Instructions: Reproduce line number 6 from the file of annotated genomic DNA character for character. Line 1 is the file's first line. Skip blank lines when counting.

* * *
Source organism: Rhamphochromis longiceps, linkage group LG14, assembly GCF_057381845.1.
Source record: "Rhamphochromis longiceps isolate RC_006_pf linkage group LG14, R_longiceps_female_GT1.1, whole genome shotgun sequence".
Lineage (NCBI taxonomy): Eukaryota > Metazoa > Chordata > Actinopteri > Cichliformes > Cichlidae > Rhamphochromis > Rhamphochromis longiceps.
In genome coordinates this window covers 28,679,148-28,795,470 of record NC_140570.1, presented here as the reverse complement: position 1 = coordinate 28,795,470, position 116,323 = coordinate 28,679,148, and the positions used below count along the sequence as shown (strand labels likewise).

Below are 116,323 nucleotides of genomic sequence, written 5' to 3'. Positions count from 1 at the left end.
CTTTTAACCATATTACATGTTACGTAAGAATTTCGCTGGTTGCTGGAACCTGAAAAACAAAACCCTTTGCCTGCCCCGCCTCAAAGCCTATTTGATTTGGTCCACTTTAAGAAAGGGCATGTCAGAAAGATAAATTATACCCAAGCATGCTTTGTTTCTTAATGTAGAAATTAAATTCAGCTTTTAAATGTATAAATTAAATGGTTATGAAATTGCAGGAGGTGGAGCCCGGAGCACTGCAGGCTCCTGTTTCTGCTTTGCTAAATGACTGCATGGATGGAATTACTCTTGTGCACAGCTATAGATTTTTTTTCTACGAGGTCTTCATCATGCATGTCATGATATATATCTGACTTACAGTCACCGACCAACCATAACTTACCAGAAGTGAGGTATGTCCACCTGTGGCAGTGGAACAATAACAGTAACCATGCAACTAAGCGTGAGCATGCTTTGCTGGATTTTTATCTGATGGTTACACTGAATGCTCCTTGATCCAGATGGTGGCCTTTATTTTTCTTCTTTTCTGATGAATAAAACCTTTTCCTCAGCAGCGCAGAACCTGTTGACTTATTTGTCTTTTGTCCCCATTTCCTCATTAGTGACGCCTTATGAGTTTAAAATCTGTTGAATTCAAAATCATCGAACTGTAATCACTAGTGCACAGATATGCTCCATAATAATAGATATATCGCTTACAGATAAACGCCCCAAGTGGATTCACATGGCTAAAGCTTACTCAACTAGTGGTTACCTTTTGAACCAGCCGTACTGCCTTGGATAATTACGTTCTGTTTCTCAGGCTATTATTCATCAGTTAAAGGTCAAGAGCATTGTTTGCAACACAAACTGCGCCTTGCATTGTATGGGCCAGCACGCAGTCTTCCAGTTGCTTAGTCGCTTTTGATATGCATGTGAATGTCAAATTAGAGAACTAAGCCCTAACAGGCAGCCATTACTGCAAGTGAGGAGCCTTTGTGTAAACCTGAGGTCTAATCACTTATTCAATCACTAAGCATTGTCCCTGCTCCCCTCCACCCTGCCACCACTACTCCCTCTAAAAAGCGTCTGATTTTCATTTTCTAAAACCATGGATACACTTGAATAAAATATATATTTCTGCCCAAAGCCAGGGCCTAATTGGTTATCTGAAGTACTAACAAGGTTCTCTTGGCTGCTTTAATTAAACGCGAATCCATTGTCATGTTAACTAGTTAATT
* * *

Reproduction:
CTTTTAACCATATTACATGTTACGTAAGAATTTCGCTGGTTGCTGGAACCTGAAAAACAAAACCCTTTGCCTGCCCCGCCTCAAAGCCTATTTGATTTGGTCCACTTTAAGAAAGGGCATGTCAGAAAGATAAATTATACCCAAGCATGCTTTGTTTCTTAATGTAGAAATTAAATTCAGCTTTTAAATGTATAAATTAAATGGTTATGAAATTGCAGGAGGTGGAGCCCGGAGCACTGCAGGCTCCTGTTTCTGCTTTGCTAAATGACTGCATGGATGGAATTACTCTTGTGCACAGCTATAGATTTTTTTTCTACGAGGTCTTCATCATGCATGTCATGATATATATCTGACTTACAGTCACCGACCAACCATAACTTACCAGAAGTGAGGTATGTCCACCTGTGGCAGTGGAACAATAACAGTAACCATGCAACTAAGCGTGAGCATGCTTTGCTGGATTTTTATCTGATGGTTACACTGAATGCTCCTTGATCCAGATGGTGGCCTTTATTTTTCTTCTTTTCTGATGAATAAAACCTTTTCCTCAGCAGCGCAGAACCTGTTGACTTATTTGTCTTTTGTCCCCATTTCCTCATTAGTGACGCCTTATGAGTTTAAAATCTGTTGAATTCAAAATCATCGAACTGTAATCACTAGTGCACAGATATGCTCCATAATAATAGATATATCGCTTACAGATAAACGCCCCAAGTGGATTCACATGGCTAAAGCTTACTCAACTAGTGGTTACCTTTTGAACCAGCCGTACTGCCTTGGATAATTACGTTCTGTTTCTCAGGCTATTATTCATCAGTTAAAGGTCAAGAGCATTGTTTGCAACACAAACTGCGCCTTGCATTGTATGGGCCAGCACGCAGTCTTCCAGTTGCTTAGTCGCTTTTGATATGCATGTGAATGTCAAATTAGAGAACTAAGCCCTAACAGGCAGCCATTACTGCAAGTGAGGAGCCTTTGTGTAAACCTGAGGTCTAATCACTTATTCAATCACTAAGCATTGTCCCTGCTCCCCTCCACCCTGCCACCACTACTCCCTCTAAAAAGCGTCTGATTTTCATTTTCTAAAACCATGGATACACTTGAATAAAATATATATTTCTGCCCAAAGCCAGGGCCTAATTGGTTATCTGAAGTACTAACAAGGTTCTCTTGGCTGCTTTAATTAAACGCGAATCCATTGTCATGTTAACTAGTTAATT